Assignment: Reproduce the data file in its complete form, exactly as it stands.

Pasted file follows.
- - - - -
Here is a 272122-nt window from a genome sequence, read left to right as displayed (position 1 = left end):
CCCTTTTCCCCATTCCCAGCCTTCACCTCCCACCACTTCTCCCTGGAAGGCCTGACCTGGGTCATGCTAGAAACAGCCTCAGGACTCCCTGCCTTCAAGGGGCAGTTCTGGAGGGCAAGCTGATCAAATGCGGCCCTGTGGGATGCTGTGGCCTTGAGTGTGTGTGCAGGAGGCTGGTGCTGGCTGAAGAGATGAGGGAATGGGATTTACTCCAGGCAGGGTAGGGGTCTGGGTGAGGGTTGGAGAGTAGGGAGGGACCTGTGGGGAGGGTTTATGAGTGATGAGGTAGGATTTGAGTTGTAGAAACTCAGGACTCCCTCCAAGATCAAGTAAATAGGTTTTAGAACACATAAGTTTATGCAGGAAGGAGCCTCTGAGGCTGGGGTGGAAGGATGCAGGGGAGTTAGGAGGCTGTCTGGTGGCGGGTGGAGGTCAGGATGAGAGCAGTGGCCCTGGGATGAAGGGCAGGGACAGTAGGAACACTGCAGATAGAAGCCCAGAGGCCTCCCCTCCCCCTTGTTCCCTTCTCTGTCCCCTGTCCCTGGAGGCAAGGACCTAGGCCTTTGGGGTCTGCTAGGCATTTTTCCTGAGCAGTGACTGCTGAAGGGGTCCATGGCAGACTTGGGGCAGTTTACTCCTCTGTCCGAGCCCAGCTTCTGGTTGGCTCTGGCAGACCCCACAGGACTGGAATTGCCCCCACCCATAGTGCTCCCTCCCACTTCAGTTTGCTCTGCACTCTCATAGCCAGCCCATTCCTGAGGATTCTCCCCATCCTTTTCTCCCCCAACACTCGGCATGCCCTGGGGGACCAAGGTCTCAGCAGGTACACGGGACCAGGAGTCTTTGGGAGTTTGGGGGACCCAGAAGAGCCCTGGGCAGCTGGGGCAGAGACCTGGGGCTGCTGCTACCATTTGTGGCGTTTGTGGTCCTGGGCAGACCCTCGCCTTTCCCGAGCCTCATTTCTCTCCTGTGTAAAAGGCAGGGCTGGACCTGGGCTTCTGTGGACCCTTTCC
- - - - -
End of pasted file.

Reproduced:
Here is a 272122-nt window from a genome sequence, read left to right as displayed (position 1 = left end):
CCCTTTTCCCCATTCCCAGCCTTCACCTCCCACCACTTCTCCCTGGAAGGCCTGACCTGGGTCATGCTAGAAACAGCCTCAGGACTCCCTGCCTTCAAGGGGCAGTTCTGGAGGGCAAGCTGATCAAATGCGGCCCTGTGGGATGCTGTGGCCTTGAGTGTGTGTGCAGGAGGCTGGTGCTGGCTGAAGAGATGAGGGAATGGGATTTACTCCAGGCAGGGTAGGGGTCTGGGTGAGGGTTGGAGAGTAGGGAGGGACCTGTGGGGAGGGTTTATGAGTGATGAGGTAGGATTTGAGTTGTAGAAACTCAGGACTCCCTCCAAGATCAAGTAAATAGGTTTTAGAACACATAAGTTTATGCAGGAAGGAGCCTCTGAGGCTGGGGTGGAAGGATGCAGGGGAGTTAGGAGGCTGTCTGGTGGCGGGTGGAGGTCAGGATGAGAGCAGTGGCCCTGGGATGAAGGGCAGGGACAGTAGGAACACTGCAGATAGAAGCCCAGAGGCCTCCCCTCCCCCTTGTTCCCTTCTCTGTCCCCTGTCCCTGGAGGCAAGGACCTAGGCCTTTGGGGTCTGCTAGGCATTTTTCCTGAGCAGTGACTGCTGAAGGGGTCCATGGCAGACTTGGGGCAGTTTACTCCTCTGTCCGAGCCCAGCTTCTGGTTGGCTCTGGCAGACCCCACAGGACTGGAATTGCCCCCACCCATAGTGCTCCCTCCCACTTCAGTTTGCTCTGCACTCTCATAGCCAGCCCATTCCTGAGGATTCTCCCCATCCTTTTCTCCCCCAACACTCGGCATGCCCTGGGGGACCAAGGTCTCAGCAGGTACACGGGACCAGGAGTCTTTGGGAGTTTGGGGGACCCAGAAGAGCCCTGGGCAGCTGGGGCAGAGACCTGGGGCTGCTGCTACCATTTGTGGCGTTTGTGGTCCTGGGCAGACCCTCGCCTTTCCCGAGCCTCATTTCTCTCCTGTGTAAAAGGCAGGGCTGGACCTGGGCTTCTGTGGACCCTTTCC